NYSED's 14 Special Education Parent Centers are available to assist families of students with disabilities impacted by these emergency disasters in the transition of their children to NYS school districts.

  • English Language Learners (ELLs): All newly enrolled students, including those who reenter New York State public school after a two-year absence, must normally go through the ELL identification process within 10 school days. If a Home Language Questionnaire (HLQ) reflects that a language other than English is spoken at home, a qualified staff member must conduct an individual interview in English and the student’s home language, at which the student’s prior work in English and the home language is reviewed if available.  If a newly enrolled student is identified as an ELL, such student is to be provided a final program placement in a Bilingual Education (BE) or English as a New Language (ENL) program within 10 school days.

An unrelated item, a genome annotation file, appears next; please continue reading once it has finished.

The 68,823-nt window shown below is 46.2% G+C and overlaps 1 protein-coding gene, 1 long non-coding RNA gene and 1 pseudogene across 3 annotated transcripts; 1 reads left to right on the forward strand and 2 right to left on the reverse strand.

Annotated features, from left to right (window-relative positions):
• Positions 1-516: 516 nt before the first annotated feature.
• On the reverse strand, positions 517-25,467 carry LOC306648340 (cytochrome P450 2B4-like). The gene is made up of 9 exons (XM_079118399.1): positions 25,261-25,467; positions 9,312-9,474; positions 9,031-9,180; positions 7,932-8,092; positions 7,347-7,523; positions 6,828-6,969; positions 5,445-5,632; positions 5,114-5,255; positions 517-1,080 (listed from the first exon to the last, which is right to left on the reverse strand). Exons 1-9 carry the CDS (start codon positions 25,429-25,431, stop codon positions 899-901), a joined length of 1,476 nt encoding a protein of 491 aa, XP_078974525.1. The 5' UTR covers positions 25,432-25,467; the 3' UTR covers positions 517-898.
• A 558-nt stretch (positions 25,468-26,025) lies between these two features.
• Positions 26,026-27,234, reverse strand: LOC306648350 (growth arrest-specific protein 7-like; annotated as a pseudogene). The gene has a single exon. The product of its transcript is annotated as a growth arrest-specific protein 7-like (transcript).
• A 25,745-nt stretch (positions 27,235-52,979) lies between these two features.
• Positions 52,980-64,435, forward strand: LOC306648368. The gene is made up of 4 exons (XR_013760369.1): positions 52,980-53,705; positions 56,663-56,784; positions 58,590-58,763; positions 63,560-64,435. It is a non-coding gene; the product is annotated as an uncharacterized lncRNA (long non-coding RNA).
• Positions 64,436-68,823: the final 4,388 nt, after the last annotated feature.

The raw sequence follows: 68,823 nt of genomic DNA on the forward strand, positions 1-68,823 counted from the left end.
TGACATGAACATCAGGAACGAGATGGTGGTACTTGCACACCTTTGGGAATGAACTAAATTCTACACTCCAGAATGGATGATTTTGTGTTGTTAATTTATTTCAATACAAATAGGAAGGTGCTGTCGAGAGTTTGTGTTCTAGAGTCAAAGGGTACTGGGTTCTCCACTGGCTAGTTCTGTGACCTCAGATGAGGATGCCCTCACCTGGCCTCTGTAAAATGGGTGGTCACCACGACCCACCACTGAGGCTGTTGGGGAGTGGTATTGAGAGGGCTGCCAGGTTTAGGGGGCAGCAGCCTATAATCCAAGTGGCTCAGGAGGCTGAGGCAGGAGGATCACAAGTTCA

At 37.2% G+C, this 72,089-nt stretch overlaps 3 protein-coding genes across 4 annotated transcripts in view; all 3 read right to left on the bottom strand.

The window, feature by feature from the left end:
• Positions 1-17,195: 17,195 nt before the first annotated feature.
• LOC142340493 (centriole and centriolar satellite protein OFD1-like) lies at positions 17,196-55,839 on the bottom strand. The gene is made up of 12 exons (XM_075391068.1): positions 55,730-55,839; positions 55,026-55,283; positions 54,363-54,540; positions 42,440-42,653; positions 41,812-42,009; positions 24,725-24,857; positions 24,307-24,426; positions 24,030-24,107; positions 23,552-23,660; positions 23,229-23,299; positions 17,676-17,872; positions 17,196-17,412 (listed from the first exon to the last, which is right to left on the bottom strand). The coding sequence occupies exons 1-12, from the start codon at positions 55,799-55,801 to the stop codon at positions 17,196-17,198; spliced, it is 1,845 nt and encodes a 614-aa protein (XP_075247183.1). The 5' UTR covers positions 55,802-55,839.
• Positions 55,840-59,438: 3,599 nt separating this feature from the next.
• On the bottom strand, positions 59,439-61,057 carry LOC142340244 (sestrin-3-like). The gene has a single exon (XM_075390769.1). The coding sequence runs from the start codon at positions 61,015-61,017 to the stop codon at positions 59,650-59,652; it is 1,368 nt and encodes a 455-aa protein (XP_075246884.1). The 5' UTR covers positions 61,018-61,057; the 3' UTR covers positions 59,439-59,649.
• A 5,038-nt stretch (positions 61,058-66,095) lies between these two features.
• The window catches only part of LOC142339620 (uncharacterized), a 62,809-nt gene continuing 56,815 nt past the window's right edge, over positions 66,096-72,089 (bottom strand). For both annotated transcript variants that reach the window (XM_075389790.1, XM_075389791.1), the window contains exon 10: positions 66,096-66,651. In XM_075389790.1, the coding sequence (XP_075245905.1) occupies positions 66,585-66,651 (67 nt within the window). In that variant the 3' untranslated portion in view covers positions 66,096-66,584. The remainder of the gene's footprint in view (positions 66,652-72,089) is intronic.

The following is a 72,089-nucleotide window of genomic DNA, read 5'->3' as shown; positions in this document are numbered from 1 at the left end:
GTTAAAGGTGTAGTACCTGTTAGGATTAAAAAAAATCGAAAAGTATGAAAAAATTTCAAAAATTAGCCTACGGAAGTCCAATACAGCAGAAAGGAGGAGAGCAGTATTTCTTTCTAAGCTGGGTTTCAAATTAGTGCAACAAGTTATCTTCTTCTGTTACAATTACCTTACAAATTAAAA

NYSED also encourages districts that experience an increase in their ELL populations to utilize supports and technical assistance offered by eight (8) Regional Bilingual Education Resource Networks (RBERNs) throughout the State, which include seven (7) regional RBERNs and one (1) Statewide Language RBERN.